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Let’s be honest, a formal vocabulary can make you smarter, or at the very least give people the illusion that you’re smart. A formal vocabulary might help you land that job you always wanted and you might learn a thing or two about something you don’t usually study. Some people don’t know the term equine or astrophysics. If you use either of those most people would assume that you know a thing or two about the topic.

2) Empathy

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You could be the smartest person in the world, but without other people to help you, you wouldn’t get a whole lot done. We all need each other for the sake of our mental health. Empathy will put you in another person’s shoes and help you care about them. Using empathy will hopefully encourage others to show some love too. It can help you gain better opportunities and give you the help you need whenever you need it.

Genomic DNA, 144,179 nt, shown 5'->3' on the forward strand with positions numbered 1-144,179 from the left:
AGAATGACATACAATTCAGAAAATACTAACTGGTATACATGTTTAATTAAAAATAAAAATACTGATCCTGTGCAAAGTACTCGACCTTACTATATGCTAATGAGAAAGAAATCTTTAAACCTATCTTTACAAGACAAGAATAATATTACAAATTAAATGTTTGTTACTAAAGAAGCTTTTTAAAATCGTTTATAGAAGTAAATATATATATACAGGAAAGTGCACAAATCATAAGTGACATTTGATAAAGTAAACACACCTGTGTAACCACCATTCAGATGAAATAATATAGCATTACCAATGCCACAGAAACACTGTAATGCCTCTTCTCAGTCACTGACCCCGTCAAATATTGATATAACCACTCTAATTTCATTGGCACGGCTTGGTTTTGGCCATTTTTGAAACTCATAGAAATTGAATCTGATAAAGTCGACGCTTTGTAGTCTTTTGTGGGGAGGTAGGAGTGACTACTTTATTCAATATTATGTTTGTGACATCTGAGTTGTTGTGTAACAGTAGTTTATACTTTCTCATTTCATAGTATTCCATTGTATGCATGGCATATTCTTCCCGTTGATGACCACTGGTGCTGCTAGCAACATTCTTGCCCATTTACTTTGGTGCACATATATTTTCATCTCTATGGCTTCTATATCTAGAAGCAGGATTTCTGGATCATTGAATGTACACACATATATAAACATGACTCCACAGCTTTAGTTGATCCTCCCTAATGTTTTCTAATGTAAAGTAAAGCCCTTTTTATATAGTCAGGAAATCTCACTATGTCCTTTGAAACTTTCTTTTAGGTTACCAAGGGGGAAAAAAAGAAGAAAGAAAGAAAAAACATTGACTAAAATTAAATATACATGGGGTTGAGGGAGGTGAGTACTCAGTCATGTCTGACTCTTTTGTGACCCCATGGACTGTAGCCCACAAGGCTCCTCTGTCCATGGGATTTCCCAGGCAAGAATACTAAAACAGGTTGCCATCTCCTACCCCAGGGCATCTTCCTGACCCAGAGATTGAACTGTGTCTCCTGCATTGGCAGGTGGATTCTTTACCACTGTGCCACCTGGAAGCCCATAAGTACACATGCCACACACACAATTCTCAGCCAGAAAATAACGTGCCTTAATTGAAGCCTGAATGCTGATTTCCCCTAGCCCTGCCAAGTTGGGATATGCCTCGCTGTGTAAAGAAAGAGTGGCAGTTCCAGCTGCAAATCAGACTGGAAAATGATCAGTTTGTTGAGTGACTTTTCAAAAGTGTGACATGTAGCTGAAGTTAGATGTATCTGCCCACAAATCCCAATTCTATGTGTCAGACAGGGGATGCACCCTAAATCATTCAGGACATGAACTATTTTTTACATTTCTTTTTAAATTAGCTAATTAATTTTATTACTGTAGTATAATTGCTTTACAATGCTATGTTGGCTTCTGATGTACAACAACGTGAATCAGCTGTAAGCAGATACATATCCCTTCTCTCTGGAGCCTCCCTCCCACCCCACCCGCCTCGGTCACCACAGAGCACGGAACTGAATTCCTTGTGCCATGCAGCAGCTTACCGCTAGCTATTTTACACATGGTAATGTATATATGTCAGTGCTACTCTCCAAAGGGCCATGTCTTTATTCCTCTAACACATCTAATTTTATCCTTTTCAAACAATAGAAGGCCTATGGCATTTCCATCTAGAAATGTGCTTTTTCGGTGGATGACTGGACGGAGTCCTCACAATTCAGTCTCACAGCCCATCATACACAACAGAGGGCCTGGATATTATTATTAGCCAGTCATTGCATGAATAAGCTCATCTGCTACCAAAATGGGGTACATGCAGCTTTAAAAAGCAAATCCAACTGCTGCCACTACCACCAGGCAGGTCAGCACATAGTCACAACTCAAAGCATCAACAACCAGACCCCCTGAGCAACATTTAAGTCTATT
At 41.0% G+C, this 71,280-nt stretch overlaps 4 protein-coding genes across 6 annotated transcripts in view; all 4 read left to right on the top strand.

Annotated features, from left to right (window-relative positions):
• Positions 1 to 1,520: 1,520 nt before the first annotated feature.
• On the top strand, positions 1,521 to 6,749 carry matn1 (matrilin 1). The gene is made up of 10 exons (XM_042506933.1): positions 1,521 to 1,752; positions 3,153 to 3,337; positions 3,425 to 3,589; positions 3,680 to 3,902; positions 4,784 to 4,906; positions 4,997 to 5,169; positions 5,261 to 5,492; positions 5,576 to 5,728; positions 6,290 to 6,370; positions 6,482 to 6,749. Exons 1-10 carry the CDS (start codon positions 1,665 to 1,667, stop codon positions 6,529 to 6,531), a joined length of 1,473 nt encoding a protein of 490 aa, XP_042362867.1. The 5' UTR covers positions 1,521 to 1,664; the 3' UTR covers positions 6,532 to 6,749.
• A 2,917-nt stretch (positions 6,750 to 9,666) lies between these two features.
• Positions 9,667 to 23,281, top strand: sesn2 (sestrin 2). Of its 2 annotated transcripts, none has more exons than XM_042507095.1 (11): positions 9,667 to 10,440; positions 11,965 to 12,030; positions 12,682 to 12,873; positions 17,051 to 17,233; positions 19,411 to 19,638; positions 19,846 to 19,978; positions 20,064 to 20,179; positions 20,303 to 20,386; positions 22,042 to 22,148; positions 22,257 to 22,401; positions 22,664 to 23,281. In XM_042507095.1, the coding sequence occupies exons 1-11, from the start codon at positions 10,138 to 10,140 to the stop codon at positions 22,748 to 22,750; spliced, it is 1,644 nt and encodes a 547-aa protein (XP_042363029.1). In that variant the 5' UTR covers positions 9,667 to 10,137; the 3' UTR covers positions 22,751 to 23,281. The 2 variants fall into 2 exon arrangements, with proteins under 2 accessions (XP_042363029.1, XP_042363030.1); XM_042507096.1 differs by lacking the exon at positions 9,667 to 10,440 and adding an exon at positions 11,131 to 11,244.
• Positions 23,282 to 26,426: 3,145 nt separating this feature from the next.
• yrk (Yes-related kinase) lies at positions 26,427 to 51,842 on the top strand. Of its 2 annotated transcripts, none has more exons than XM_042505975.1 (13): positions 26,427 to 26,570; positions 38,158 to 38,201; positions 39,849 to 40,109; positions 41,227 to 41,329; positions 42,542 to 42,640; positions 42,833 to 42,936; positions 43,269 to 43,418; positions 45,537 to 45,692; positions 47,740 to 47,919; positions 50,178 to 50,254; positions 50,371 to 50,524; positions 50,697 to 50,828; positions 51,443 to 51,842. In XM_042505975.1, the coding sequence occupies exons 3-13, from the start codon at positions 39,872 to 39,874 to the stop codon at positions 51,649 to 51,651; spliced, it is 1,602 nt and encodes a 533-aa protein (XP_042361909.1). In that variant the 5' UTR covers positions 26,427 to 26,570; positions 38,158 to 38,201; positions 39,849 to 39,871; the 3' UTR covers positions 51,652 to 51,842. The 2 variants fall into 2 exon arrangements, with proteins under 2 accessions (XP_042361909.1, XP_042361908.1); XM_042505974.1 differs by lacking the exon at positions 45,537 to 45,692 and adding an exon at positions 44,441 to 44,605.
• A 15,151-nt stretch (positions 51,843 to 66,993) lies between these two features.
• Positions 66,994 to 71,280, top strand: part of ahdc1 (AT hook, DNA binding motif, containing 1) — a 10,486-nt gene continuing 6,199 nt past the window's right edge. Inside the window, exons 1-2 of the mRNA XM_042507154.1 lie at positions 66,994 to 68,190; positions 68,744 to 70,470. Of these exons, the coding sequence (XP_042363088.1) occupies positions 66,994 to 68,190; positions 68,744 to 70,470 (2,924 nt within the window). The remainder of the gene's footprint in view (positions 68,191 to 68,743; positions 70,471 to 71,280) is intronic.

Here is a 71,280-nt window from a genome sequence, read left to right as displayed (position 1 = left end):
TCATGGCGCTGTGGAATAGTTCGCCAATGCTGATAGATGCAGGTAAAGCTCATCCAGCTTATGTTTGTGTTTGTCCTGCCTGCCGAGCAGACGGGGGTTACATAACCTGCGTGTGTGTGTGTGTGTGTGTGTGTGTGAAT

3) They Help Us Think

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So I can home from school today, and now my mind is pounding with information. I have to think a certain way to get the answers right, but when I’m just reading a novel, I have freedom to think however I want. Good stories aren’t controlling and they help to raise questions in your head. It helps you mind relax and new questions and situations bubble in your mind. Books don’t slice into your brain like school does, it just expands it to help give way to new ideas.

 

 

Dear Authors, STOP Putting Characters on the Cover

Most readers say they like the book better than the movie, why? Because we want to imagine them for ourselves. I can’t even read Harry Potter because I’ve the the characters in the movie stuck in my head. Seeing a book with the main character on the cover is starting to make me feel queasy. I don’t like how the covers make me feel.

What if we want this:

me-before-you

To look like this:

Now this might not be exactly what you pictured if you read Me Before You, but I think it gets my point across, just like in your writing, you don’t want to be too controlling, you need to give your reader room to picture it for them themselves.

Now it’s OKAY if you have the character on the cover, just as long as it’s pretty blurred and isn’t detailed. I think a cover like this is okay:

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This cover has a cartoon-like look and making the picture of the character pretty broad so it isn’t too controlling, but again I would still think this is an OKAY cover. To me, less is more, you don’t need the main character on the book to get the idea across. I think this next book cover is even better than this one: